2020 Rockefeller Christmas Tree more reminiscent of 'A Charlie Brown Christmas' tree, 'stumps' social media

Pictures and video of the Rockefeller Center Christmas Tree have lit up social media — but for all of the wrong reasons.

Online critics were shocked and "stumped" when footage and photographs suggested that this year’s iconic Norway spruce was more reminiscent of a "Charlie Brown" catastrophe.

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The 75-foot-tall holiday fir tree arrived from Oneonta, New York on Saturday and appeared droopy, misshapen and in disarray.


A 75-foot Christmas Tree from Oneonta is being installed at the Rockefeller Plaza. (Photo by Lev Radin/Pacific Press/LightRocket via Getty Images)

The tree was later lifted into its spot by a crane, which led to the wave of online comments.

"The Christmas tree for Rockefeller center looks like they forgot there was an assignment due and this was the best they could find," one user wrote.

"What the heck is wrong with the tree??? This is what it looked like before it was cut...and now. Gulp!," another commenter wrote on Twitter.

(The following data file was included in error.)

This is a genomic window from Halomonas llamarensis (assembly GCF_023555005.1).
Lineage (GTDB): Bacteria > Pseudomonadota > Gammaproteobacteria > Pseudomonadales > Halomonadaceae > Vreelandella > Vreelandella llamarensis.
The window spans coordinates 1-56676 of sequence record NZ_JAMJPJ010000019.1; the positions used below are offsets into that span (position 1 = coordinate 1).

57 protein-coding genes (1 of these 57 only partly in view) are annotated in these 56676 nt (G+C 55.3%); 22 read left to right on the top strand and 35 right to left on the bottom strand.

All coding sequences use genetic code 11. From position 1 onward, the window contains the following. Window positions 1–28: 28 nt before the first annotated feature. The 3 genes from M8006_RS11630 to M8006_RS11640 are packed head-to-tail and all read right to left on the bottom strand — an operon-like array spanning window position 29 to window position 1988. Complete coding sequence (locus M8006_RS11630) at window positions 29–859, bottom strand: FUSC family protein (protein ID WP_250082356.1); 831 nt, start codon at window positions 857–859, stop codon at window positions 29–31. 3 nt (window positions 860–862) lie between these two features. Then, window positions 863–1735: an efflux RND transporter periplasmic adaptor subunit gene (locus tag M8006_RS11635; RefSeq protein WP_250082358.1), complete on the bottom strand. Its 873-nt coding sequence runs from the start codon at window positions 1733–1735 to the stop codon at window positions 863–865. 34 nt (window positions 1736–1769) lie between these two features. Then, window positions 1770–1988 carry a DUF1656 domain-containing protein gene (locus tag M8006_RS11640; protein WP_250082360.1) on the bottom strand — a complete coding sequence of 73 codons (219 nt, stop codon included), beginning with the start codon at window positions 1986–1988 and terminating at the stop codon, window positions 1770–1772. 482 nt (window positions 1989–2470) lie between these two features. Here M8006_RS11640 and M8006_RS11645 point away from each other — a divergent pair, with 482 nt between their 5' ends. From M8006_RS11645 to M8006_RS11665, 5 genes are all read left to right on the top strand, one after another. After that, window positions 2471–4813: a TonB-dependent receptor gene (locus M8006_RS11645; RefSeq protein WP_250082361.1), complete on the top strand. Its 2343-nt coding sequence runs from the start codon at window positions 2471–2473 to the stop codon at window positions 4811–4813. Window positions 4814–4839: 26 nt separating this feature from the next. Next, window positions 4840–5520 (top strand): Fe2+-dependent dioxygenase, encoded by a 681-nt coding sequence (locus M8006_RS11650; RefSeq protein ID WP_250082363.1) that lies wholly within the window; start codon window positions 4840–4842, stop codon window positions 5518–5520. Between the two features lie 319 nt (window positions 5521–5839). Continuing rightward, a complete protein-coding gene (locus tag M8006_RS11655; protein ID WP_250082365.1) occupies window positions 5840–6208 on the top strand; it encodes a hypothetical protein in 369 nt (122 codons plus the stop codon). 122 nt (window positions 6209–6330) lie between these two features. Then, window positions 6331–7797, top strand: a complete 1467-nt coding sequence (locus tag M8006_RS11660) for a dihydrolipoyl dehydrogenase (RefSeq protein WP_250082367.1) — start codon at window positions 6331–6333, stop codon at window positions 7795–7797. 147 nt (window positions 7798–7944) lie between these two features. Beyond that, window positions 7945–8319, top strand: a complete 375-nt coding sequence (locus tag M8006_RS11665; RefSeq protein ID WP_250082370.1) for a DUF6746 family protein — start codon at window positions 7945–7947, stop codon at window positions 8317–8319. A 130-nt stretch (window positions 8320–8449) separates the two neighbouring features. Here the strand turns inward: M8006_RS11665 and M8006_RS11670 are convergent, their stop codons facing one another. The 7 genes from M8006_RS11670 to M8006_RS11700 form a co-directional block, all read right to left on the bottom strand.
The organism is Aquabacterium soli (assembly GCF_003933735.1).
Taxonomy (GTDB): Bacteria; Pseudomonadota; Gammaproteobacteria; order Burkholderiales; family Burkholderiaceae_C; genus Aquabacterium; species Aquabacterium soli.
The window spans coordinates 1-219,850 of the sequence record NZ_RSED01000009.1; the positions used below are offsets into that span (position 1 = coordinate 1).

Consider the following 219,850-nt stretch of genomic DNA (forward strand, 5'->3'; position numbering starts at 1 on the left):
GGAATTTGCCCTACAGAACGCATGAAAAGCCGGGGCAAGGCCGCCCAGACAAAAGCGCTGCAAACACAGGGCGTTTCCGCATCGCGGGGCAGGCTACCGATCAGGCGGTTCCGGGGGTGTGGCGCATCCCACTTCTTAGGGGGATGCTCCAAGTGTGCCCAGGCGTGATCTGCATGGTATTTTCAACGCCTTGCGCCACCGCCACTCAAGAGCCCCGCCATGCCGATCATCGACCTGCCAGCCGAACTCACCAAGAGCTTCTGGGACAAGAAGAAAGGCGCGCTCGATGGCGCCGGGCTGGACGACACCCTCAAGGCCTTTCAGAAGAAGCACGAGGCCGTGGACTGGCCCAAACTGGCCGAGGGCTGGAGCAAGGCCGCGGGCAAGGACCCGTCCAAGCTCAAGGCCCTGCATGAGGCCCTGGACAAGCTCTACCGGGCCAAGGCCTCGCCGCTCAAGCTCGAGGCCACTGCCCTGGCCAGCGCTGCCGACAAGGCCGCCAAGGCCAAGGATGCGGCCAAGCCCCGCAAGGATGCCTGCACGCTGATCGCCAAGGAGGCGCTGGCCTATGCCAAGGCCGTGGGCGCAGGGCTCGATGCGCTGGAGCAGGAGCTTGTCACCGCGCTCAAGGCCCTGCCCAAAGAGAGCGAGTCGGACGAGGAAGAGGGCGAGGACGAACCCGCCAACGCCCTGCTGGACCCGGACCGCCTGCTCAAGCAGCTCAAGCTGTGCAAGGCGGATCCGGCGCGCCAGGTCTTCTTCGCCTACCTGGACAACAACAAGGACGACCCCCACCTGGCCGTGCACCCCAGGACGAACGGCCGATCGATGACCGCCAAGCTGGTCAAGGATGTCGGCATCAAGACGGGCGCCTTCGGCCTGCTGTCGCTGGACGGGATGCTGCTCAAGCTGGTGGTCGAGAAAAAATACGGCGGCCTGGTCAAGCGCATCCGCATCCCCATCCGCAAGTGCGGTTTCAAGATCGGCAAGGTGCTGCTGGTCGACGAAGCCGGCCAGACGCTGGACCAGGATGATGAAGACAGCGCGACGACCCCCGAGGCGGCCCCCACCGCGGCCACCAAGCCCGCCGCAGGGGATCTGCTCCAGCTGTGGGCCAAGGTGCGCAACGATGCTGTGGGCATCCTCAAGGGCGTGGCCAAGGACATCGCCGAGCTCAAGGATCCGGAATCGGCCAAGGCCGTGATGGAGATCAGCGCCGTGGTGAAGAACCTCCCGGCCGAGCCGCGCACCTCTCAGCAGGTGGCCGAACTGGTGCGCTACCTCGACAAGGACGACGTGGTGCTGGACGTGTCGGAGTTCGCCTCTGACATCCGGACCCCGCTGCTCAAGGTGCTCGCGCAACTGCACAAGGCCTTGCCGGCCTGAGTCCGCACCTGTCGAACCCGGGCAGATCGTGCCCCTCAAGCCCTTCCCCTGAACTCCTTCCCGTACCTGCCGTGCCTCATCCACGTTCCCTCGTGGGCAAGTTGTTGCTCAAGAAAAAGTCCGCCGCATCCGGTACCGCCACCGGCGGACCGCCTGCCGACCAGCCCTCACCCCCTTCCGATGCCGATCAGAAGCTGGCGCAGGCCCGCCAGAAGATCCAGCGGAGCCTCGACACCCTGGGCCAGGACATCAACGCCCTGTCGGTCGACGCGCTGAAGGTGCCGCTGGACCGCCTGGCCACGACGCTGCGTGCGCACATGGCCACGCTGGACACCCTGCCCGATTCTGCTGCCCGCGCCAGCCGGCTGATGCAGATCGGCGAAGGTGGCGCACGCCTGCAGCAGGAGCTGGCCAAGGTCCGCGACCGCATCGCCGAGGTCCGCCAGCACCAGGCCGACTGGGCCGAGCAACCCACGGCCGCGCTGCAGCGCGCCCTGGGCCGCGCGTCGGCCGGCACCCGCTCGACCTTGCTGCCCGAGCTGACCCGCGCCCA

Other social media users pointed to the year 2020 as an obvious reason for the tree’s appearance.

"In true 2020 form, the Rockefeller Center Christmas tree looks like it tried to cut its own hair," pianist Chris Ryan tweeted with a picture of the tree.

The Rockefeller Center was quick to fire back, writing a cheeky response on Twitter.

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"Wow, you all must look great right after a two-day drive, huh? Just wait until I get my lights on," the Rockefeller Center quipped. "See you on December 2!"

The tree will be decorated over the coming weeks and its more than 5 miles of lights will be illuminated at a ceremony at 7 p.m. ET on Dec. 2.


The Rockefeller Center Christmas Tree arrives at Rockefeller Plaza and is craned into place on November 14, 2020 in New York City. (Photo by Cindy Ord/Getty Images)

"The tree is fully wrapped, branch by branch, for a couple of weeks before it is cut and driven into the city on a flatbed truck," a spokesperson for Rockefeller Center explained to the Today Show. "The journey took two days this year."

No in-person spectators will be allowed at the tree lighting this year due to the coronavirus pandemic.

Tishman Speyer, the company that owns Rockefeller Center, told the Associated Press it's "especially proud to keep up the tree tradition this year. The pandemic has spurred the cancellation of some other New York holiday customs, such as the Radio City Christmas Spectacular."Hopefully, the Rockefeller Center crew can spruce this Christmas tree up before the lighting on Dec. 2.